Anadarko expects to ramp up production from the Denver-Julesburg Basin. In 2015, the company calculates it could deliver 250,000 barrels of oil equivalent per day, or BOE, a measure of total energy for both gas and oil. By 2021, the company expects to produce 400,000 BOE a day. That’s enough energy to meet the daily needs of more than 3 million average American households. The company estimates it has reserves of 2 billion BOE in the field. A third-quarter 2017 filing by Anadarko says the company plans $900 million investment in development.
“Continue Building on Wattenberg Success” was a third-quarter takeaway by PDC Energy, another major player in the basin, with 95,500 net acres. PDC reported about 47 percent growth in oil production in the third quarter of 2017 relative to 2016.
Dr. William W. Fleckenstein, an adjunct professor at Colorado School of Mines, describes a convergence of technology and opportunity. “People can make money at $3,” he says, referring to the current natural gas price.
The Wattenberg Field has been poked repeatedly since the first well for natural gas was drilled near Brighton in 1970. But the returns from those vertical wells were marginal. Then came realization of the hydrocarbons in the overlooked Niobrara shale, one of seven geologic layers in the Wattenberg. It’s 6,000 to 7,000 feet underground. It provided the opportunity. The field, as defined by the Colorado Oil and Gas Conservation Commission, had 27,000 wells as of November.
The technology has arrived in horizontal drilling. From the vertical well, horizontal laterals up to two miles long are bored in the Niobrara. Next are the repeated hydraulic fractures of the subterranean rock. “Fracks are like college students, they want to take the path of least resistance,” says Fleckenstein, in describing how experience has taught drillers to produce even greater quantities of oil and gas.
“The technology is still really evolving,” he says. “As the cost of drilling wells drops, the economics will continue to improve.”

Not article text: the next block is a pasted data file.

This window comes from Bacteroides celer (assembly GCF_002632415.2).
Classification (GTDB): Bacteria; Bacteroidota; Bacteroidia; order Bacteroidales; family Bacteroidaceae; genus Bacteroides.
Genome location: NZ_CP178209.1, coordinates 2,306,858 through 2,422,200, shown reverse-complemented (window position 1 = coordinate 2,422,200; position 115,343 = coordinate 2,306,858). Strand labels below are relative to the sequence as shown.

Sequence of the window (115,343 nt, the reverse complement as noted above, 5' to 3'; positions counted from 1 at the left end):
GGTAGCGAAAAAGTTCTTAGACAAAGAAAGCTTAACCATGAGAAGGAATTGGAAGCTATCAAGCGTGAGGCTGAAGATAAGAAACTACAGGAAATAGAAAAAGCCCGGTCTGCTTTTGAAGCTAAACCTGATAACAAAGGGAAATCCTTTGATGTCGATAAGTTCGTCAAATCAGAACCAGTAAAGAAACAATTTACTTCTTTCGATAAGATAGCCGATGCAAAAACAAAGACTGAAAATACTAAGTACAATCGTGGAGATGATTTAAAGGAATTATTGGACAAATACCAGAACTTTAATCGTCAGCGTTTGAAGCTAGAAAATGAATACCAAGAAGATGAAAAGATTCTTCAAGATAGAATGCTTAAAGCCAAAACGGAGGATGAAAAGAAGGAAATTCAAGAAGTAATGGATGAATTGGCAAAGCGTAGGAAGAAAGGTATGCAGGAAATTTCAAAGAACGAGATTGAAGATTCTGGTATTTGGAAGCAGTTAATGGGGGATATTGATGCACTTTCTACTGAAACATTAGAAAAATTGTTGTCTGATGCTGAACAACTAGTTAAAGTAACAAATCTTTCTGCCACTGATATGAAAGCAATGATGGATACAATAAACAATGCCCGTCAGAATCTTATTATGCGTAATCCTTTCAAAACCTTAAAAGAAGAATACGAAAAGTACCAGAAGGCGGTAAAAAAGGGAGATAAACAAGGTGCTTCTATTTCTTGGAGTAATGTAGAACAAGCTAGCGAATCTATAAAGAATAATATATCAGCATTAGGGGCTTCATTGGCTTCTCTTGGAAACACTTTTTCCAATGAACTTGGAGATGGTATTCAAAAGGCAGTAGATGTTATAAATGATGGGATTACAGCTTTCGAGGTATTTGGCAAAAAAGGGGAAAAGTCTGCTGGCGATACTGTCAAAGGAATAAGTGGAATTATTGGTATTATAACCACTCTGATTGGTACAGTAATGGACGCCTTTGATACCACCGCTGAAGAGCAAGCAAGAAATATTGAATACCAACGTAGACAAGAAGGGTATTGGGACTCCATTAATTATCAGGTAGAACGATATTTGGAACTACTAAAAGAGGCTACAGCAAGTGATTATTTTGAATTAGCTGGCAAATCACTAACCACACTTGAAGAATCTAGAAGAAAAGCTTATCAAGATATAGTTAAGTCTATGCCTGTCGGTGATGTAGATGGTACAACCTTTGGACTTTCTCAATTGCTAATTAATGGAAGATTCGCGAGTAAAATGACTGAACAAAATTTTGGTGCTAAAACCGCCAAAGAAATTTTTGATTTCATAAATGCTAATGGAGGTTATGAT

This cheap natural gas generates electricity at the Cherokee power plant and heats homes. It might also help explain the robust economy along the Front Range. “Right now the Colorado economy is probably one of the best in the country,” Fleckenstein says. “There are a number of reasons for that. But when natural gas is so cheap, it’s like a gigantic tax cut, because it’s just something you don’t have to pay for.”
Using 2013 data, the U.S. Energy Information Administration in 2015 ranked Wattenberg fourth in the nation for estimated oil reserves and ninth in natural gas reserves.
In the short term, Colorado will continue to argue about where, when and how Wattenberg’s hydrocarbons can be extracted. In October, at Ritter’s energy conference in Fort Collins, a fractivist wearing a Mardis Gras mask made of green and yellow feathers stood up every time Gov. John Hickenlooper spoke. The individual’s sign protested drilling planned on the outskirts of Greeley, near a school. But it’s not just people in costume who want distance from drilling. It’s also turf-protecting city councils and those with growing anxiety about carbon emissions.
Long term, carbon emissions will be a problem for even low-priced natural gas. Ritter foresees a low-carbon future, particularly if the United States puts a price on emissions. “Then natural gas becomes more expensive to burn,” he says. For natural gas to survive, it will need cost-effective technology to prevent carbon dioxide from adding to the greenhouse effect. Billions have been spent on carbon capture and storage, but the technology remains marginal at best.
Other technologies such as cost-effective battery storage could arrive, however, making renewables capable of delivering 24/7 power supplies, undercutting natural gas. “I don’t think anybody can say with exact certainty what the future looks like,” Ritter says.
What can be said is that Colorado’s air quality has improved as a result of the fuel switching at Cherokee. Xcel, in a recent posting on its website, reported emissions of sulfur dioxide, nitrogen oxides and mercury have all gone down 90 percent. What the website doesn’t say, but Ritter did, is that the cost to consumers is about a nickel a month.